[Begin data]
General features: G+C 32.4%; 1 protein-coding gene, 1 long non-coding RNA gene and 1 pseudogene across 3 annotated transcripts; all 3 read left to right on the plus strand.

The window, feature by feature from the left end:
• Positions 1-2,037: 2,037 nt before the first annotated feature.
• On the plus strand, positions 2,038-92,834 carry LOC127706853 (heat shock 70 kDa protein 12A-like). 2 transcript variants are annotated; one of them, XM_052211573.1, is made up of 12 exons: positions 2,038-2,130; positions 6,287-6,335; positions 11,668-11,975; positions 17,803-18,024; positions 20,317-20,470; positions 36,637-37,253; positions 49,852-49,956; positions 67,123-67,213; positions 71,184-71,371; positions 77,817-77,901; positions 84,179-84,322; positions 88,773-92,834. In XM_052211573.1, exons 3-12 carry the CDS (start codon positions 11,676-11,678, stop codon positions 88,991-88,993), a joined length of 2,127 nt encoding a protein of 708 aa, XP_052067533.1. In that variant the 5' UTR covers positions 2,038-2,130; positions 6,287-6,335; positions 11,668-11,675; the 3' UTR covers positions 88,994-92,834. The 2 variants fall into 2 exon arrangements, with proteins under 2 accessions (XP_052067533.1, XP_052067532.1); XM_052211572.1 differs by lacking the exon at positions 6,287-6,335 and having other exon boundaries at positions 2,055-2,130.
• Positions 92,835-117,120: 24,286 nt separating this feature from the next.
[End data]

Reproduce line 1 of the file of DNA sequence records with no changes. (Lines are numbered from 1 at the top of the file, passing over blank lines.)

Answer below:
General features: G+C 32.4%; 1 protein-coding gene, 1 long non-coding RNA gene and 1 pseudogene across 3 annotated transcripts; all 3 read left to right on the plus strand.